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20 messages
14/04/2014 at 23:44

Hi everyone I have been thinking about getting a few  goats but would worms be a problem if I used there waste as compost? I was looking at how to properly care for goats and came across an article that said you have to worm goats on a regular basis as when they poo and eat the plants  that have grown in same spot they get the worms again as the worms are there waiting in the vegetation so infest the goats again. So if I eat the veg after using the compost wont I get worms too?

15/04/2014 at 00:29

Not if you wash your veg thoroughly! All veg should be washed because it's been in the ground, and something will fertilize it, grins.You should not use it, esp on food crops until it's been well-composted.

15/04/2014 at 00:55

So really Its the same as any compost such as horse manure? 

15/04/2014 at 01:18

Like everything else worms have a life cycle, and you have to worm the goats regularly to break that cycle.

If you want to keep livestock like goats or pigs or even chickens you should talk to an experienced person before you embark on the enterprise. Keeping animals is a serious thing, you have to be there for them every day.

15/04/2014 at 06:18

Christopher - I used to have a smallholding and kept a herd of dairy goats.

 If you wish to keep goats can I recommend that you attend a course in goat keeping - if you google you should be able to find a course in your area..  

Goats require a lot of attention, they have to be regularly wormed with appropriate medication and their hooves have to be regularly trimmed by someone who knows how to do this.  You also need to know some specifics about goat husbandry and their health, and of course if you intend to milk your goats you will also need to know about mating and assisting at kidding time, when to call the vet etc.  If you are not an experienced hand-milker you'll need to learn how to do that and dairying skills so that you know how to process milk to keep it safe for consumption.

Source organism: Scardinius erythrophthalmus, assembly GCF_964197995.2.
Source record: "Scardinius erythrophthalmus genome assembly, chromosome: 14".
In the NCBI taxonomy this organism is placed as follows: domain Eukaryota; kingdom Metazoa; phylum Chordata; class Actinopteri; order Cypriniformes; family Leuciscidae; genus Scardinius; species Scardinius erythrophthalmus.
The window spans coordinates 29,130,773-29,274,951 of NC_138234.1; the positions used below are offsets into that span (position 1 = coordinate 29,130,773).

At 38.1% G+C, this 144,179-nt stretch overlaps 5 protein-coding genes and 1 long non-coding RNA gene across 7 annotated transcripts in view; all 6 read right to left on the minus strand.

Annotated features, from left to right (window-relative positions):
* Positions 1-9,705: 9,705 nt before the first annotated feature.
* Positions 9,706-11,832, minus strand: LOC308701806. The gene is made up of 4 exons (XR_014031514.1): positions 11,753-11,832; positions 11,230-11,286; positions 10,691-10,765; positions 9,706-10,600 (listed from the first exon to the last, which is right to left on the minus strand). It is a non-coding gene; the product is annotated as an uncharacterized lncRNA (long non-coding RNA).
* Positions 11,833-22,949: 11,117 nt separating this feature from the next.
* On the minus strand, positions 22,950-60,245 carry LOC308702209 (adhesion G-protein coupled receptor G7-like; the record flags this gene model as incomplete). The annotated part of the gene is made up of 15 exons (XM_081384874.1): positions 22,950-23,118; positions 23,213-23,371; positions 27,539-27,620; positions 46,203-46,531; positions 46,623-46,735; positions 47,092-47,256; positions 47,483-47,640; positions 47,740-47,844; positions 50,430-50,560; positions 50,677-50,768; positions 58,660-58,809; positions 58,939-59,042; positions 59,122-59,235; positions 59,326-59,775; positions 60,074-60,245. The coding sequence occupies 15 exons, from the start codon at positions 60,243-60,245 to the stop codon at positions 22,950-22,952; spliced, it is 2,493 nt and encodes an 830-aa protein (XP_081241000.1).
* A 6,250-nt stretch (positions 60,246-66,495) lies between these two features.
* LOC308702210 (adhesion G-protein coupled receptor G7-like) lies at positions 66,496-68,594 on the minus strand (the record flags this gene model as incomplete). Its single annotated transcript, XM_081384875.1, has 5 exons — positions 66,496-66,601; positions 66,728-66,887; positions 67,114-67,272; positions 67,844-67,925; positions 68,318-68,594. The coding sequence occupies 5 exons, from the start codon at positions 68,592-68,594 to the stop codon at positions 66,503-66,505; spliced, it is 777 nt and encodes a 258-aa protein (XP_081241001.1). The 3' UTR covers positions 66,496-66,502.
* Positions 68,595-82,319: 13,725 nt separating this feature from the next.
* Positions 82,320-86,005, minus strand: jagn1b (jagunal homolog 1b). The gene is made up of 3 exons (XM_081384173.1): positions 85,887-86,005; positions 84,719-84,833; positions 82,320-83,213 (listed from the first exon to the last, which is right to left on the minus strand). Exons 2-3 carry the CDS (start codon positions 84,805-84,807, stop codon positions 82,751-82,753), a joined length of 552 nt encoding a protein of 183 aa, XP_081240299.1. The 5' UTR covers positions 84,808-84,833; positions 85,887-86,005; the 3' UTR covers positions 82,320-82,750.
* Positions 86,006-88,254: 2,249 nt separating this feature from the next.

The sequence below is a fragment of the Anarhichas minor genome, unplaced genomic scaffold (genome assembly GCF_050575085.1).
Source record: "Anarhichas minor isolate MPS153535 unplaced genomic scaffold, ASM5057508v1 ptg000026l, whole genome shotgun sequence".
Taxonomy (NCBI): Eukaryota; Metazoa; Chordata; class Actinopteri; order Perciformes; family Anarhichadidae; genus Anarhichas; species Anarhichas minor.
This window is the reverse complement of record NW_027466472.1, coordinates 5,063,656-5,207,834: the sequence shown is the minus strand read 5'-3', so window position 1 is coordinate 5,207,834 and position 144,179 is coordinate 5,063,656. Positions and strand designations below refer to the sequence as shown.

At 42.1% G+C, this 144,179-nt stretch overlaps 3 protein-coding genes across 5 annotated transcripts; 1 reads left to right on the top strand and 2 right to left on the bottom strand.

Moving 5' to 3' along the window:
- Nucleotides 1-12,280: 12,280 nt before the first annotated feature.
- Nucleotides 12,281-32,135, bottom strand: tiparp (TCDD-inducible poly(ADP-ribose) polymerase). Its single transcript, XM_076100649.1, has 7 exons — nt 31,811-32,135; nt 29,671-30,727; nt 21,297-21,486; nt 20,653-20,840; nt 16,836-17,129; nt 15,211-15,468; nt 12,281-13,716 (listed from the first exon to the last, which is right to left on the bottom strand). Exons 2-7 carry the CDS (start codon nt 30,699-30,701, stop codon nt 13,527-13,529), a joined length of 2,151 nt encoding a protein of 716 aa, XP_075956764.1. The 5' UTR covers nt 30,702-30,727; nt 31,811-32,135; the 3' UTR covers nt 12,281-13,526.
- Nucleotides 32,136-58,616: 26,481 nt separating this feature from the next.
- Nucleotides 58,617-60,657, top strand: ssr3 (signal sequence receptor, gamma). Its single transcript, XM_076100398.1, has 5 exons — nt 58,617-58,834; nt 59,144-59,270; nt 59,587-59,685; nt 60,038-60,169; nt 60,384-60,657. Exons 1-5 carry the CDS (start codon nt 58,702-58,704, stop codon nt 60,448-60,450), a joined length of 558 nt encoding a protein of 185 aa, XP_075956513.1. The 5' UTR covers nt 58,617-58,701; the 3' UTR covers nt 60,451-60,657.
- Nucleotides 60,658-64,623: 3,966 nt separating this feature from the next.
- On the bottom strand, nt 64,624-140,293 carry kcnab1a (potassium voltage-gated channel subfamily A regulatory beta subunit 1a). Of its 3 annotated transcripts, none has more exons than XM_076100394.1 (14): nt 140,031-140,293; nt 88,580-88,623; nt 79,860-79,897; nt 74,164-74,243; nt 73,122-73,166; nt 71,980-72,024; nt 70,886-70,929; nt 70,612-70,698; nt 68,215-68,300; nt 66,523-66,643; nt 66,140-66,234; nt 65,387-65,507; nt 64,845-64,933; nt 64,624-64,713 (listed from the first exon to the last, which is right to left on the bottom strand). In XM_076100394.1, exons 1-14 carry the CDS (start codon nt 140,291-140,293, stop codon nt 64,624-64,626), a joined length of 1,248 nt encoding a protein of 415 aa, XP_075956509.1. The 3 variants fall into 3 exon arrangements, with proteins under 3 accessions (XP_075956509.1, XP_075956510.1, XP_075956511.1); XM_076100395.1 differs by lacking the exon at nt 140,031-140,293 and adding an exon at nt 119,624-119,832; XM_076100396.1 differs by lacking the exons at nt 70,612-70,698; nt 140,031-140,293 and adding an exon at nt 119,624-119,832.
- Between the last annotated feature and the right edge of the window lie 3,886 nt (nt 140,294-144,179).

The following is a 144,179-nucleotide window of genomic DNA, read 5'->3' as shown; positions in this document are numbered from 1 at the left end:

There are Government regulations which apply to the keeping of sheep and goats, whether they are kept as pets or commercially. https://www.gov.uk/sheep-and-goats-identification-registration-and-movement  and also regulations as to their welfare https://www.gov.uk/sheep-and-goat-  

Also the type of housing and fencing of land needed for goats to be safe, healthy and for them not to cause damage to your own property or that of others, needs to be properly designed and built.  

Check out the British Goat Society website http://www.allgoats.com/index.html , talk to local members and find a recommended goatkeeping course in your area.

Regarding your query about goats - if your goats are properly kept they will not have intestinal worms - you will be worming them regularly with a vermicide recommended by your vet.  Goat manure is very good indeed for composting and growing vegetables. 

If you have any more questions I'd be pleased to help. 

15/04/2014 at 09:19
CHRISTOPHER HODGKISS wrote (see)

So really Its the same as any compost such as horse manure?